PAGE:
Weather Watch

Bark beetles are killing trees in the Sierra Nevada at a record pace. Here's why

I was startled by the sheer number of dead trees on a recent trip to the Sierra Nevada.

A large percentage of these dead trees were caused by bark beetle infestation, and it seems to be accelerating. To explain why, here’s some background.

“Since 2010, an estimated 129 million trees have died in California’s national forests due to conditions caused by climate change, unprecedented drought, bark beetle infestation and high tree densities,” according to the U.S. Forest Service.

Evergreen needles on conifer trees take the sun’s light from the sky, carbon dioxide from the air and water and minerals from the earth and transforms these ingredients into oxygen and energy-rich organic compounds, such as sugars, that plants use for food through a miraculous process called photosynthesis.

Trees draw in water and dissolved minerals from the ground through their roots.

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A large patch of dead trees are seen in a valley in the Sierra Nevada mountains from a helicopter tour Tuesday, Dec. 1, 2015. Mostly ponderosa and sugar pine trees are dying off in large numbers around Bass Lake and throughout the Sierra Nevada due to a bark beetle infestation brought about by years of extreme drought in California. CRAIG KOHLRUSS

The xylem, which is made of vascular tissue within the tree, transports the water, in some cases, hundreds of feet up to the conifer’s needles. A fantastic amount of water transpires from the needles of these trees. A single large sequoia redwood can move 500 gallons of water into the air in just one summer day.

As the tree’s food is created in its needles, the phloem, which is located just below the tree’s bark, transports the sugars and other essential molecules to every living cell in the tree.

Unfortunately for the tree, other creatures can feed on the phloem. I still remembered Euell Gibbons asking TV viewers, “Ever eat a pine tree? Many parts are edible,” during a Grape-Nuts cereal commercial. The tree’s phloem may not remind us of “wild hickory nuts,” but bark beetle depends on it for survival.

Below-average precipitation for most of this decade combined with above-average temperatures from climate change has cause this grain-of-rice-sized insect’s population to explode, and here’s why.

Typically, these beetles spend most of their lives in the tree’s inner bark, feasting on the phloem, breeding and laying eggs. After hatching, thousands of larvae that resemble small fly maggots carve out galleries and destroy the tree’s vascular system as they eat.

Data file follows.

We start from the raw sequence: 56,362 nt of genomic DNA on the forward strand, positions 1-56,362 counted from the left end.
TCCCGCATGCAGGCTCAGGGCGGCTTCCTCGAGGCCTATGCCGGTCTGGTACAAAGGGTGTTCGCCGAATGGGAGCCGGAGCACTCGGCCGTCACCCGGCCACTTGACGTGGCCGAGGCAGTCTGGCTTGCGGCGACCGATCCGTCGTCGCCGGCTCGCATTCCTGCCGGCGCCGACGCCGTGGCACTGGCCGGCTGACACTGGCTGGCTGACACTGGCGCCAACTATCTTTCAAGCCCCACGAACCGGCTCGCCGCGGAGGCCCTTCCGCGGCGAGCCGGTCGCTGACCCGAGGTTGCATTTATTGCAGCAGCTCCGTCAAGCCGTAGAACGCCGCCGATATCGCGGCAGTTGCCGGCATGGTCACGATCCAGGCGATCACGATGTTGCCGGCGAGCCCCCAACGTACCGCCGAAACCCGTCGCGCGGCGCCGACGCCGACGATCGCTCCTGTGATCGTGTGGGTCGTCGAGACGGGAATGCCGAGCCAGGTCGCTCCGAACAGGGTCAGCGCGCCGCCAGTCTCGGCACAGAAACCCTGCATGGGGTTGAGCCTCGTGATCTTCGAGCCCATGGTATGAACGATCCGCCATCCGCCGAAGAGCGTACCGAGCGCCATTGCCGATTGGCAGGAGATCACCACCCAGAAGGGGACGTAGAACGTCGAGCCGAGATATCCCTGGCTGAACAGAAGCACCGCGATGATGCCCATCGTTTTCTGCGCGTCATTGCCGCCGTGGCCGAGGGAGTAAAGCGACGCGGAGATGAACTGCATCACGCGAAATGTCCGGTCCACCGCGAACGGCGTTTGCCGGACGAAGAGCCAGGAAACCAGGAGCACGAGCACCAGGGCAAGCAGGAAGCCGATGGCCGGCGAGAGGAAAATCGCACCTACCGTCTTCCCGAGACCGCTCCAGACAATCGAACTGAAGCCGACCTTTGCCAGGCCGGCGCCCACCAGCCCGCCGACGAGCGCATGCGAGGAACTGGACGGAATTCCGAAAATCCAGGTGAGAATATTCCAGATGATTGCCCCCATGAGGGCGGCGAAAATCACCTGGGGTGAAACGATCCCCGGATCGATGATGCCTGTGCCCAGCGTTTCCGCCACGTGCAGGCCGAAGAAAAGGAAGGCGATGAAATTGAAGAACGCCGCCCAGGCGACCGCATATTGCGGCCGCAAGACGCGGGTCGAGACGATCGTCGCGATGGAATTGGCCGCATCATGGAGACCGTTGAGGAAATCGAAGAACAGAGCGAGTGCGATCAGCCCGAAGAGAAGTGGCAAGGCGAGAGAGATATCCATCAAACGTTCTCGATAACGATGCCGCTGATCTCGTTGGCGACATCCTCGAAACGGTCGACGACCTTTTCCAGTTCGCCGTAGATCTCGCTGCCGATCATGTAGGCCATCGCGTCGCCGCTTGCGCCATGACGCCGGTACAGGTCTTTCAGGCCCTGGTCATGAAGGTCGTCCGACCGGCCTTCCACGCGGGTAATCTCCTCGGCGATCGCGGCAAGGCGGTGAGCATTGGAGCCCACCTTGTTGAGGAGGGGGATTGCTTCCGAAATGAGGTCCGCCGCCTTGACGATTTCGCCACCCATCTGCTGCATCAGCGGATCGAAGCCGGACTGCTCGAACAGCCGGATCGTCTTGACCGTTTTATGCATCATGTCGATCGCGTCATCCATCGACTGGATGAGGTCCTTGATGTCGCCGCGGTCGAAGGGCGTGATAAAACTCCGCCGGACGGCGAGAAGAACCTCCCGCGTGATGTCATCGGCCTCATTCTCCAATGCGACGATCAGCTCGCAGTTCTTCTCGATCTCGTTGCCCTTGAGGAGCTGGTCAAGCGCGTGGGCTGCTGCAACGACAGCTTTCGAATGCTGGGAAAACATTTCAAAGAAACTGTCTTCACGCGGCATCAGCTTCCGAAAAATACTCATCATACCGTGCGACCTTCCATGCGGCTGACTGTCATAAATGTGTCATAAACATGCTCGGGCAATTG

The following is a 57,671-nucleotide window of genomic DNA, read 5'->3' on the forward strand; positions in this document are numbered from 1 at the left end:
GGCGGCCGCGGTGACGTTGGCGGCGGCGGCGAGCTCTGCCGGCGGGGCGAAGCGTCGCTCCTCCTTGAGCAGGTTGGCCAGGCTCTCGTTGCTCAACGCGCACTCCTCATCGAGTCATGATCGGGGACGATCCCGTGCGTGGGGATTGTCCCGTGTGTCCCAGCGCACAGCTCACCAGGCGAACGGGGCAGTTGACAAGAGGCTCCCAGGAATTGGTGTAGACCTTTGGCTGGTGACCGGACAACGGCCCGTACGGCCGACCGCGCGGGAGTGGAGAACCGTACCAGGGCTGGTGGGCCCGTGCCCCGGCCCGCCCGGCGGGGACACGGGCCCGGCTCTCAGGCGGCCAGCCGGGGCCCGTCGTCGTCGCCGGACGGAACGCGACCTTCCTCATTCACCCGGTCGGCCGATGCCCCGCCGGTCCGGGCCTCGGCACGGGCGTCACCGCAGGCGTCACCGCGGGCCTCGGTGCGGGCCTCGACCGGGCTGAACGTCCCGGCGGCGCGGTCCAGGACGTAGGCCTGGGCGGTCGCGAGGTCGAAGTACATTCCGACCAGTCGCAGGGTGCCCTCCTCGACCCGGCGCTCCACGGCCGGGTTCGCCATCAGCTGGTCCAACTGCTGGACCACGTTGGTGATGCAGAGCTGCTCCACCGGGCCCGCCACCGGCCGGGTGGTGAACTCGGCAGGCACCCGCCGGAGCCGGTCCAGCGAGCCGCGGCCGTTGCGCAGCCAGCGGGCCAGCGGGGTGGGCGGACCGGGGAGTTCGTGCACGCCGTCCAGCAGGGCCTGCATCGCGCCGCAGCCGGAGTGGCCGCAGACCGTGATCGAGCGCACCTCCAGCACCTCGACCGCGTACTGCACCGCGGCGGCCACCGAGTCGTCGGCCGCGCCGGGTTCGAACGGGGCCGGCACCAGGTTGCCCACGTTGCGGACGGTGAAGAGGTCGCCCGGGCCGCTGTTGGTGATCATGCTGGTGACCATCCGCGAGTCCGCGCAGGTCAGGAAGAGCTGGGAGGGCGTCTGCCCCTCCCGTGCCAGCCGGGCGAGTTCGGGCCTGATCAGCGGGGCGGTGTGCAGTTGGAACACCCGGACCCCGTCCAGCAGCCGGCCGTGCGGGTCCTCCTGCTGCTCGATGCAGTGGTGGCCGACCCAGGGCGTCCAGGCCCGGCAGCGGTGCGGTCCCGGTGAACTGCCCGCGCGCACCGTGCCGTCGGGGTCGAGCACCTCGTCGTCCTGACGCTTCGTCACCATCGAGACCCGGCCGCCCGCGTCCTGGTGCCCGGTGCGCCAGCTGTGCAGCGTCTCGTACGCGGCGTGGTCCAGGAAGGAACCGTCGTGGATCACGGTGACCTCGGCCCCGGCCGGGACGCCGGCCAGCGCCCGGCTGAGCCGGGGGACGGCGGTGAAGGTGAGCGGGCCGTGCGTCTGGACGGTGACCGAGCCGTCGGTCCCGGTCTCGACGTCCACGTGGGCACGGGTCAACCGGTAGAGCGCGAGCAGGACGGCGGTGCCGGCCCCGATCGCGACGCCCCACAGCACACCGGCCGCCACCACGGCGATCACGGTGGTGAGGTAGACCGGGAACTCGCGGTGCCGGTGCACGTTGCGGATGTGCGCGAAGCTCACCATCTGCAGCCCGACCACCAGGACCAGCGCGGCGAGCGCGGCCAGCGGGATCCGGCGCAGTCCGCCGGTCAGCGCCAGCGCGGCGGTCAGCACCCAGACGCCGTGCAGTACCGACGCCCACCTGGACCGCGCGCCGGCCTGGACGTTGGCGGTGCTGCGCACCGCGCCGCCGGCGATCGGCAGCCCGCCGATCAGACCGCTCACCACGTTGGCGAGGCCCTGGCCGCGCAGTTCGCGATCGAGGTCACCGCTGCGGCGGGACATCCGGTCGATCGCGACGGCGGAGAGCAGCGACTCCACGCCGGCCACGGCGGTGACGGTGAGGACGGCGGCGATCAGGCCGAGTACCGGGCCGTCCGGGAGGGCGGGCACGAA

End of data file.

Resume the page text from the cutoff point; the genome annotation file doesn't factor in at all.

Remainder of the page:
To make matters worse, they also carry fungi in their mouthparts, and when they chew the phloem, the fungi quickly multiplies, reducing the amount of pitch the tree can release. This eventually cuts off the flow of nutrients to the tree’s living cells and kills it.

You see, when a pine tree is healthy, it can expel bark beetles from their first bores with copious secretions of sticky sap and pitch. However, during droughts, these trees can’t produce enough resin to kill these beetles.

If the trees are too close together, there may not be enough water in the ground to stage a robust defense; in other words, too many straws drinking from the same milkshake.

Dead trees, killed by the drought, line a mountain road in the Sequoia National Forest in this photo from November 2016. U.S. Forest Service

Once the insects are grown, they fly away in search of new trees to infect.

Their life cycle takes about a year to complete; but at higher elevations with cooler temperatures, it may require two years.

When the beetles find a weak target, they send out chemicals called aggregating pheromones to tell others of an easy meal. Bees and wasps use the same chemicals to attack intruders in deadly swarms.

When large groups of these tiny-wing beetles fly in, it’s called a mass attack and can spill over to other nearby trees, producing a group kill. If the temperatures are warm enough, this vicious cycle can be repeated several times a year, increasing the number of dead trees and risk of wildfires.

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John Lindsey’s column is special to The Tribune. He is PG&E’s Diablo Canyon marine meteorologist and a media relations representative. Email him at or follow him on Twitter: @PGE_John.
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